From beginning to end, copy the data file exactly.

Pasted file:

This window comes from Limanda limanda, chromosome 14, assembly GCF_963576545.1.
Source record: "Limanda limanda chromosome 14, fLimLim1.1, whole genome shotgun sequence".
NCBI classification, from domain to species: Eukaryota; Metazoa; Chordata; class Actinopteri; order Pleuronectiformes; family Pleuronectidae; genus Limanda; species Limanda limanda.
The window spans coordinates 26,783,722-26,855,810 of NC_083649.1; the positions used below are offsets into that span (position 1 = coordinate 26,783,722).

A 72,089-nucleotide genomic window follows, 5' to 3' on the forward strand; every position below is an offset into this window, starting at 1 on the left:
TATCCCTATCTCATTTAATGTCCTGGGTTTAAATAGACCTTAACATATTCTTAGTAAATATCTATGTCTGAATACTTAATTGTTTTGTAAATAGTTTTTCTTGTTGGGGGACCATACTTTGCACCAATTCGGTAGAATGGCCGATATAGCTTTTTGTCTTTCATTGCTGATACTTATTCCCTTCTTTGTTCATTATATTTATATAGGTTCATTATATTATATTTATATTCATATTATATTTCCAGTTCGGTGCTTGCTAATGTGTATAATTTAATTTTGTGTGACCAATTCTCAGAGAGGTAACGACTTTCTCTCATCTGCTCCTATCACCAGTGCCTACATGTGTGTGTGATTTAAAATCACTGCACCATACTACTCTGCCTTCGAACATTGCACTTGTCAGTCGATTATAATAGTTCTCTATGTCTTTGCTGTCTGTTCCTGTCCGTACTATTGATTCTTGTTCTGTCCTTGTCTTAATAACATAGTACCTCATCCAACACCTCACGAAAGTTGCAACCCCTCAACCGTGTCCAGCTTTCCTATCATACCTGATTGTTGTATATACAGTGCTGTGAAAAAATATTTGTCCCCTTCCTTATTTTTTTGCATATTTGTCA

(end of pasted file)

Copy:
This window comes from Limanda limanda, chromosome 14, assembly GCF_963576545.1.
Source record: "Limanda limanda chromosome 14, fLimLim1.1, whole genome shotgun sequence".
NCBI classification, from domain to species: Eukaryota; Metazoa; Chordata; class Actinopteri; order Pleuronectiformes; family Pleuronectidae; genus Limanda; species Limanda limanda.
The window spans coordinates 26,783,722-26,855,810 of NC_083649.1; the positions used below are offsets into that span (position 1 = coordinate 26,783,722).

A 72,089-nucleotide genomic window follows, 5' to 3' on the forward strand; every position below is an offset into this window, starting at 1 on the left:
TATCCCTATCTCATTTAATGTCCTGGGTTTAAATAGACCTTAACATATTCTTAGTAAATATCTATGTCTGAATACTTAATTGTTTTGTAAATAGTTTTTCTTGTTGGGGGACCATACTTTGCACCAATTCGGTAGAATGGCCGATATAGCTTTTTGTCTTTCATTGCTGATACTTATTCCCTTCTTTGTTCATTATATTTATATAGGTTCATTATATTATATTTATATTCATATTATATTTCCAGTTCGGTGCTTGCTAATGTGTATAATTTAATTTTGTGTGACCAATTCTCAGAGAGGTAACGACTTTCTCTCATCTGCTCCTATCACCAGTGCCTACATGTGTGTGTGATTTAAAATCACTGCACCATACTACTCTGCCTTCGAACATTGCACTTGTCAGTCGATTATAATAGTTCTCTATGTCTTTGCTGTCTGTTCCTGTCCGTACTATTGATTCTTGTTCTGTCCTTGTCTTAATAACATAGTACCTCATCCAACACCTCACGAAAGTTGCAACCCCTCAACCGTGTCCAGCTTTCCTATCATACCTGATTGTTGTATATACAGTGCTGTGAAAAAATATTTGTCCCCTTCCTTATTTTTTTGCATATTTGTCA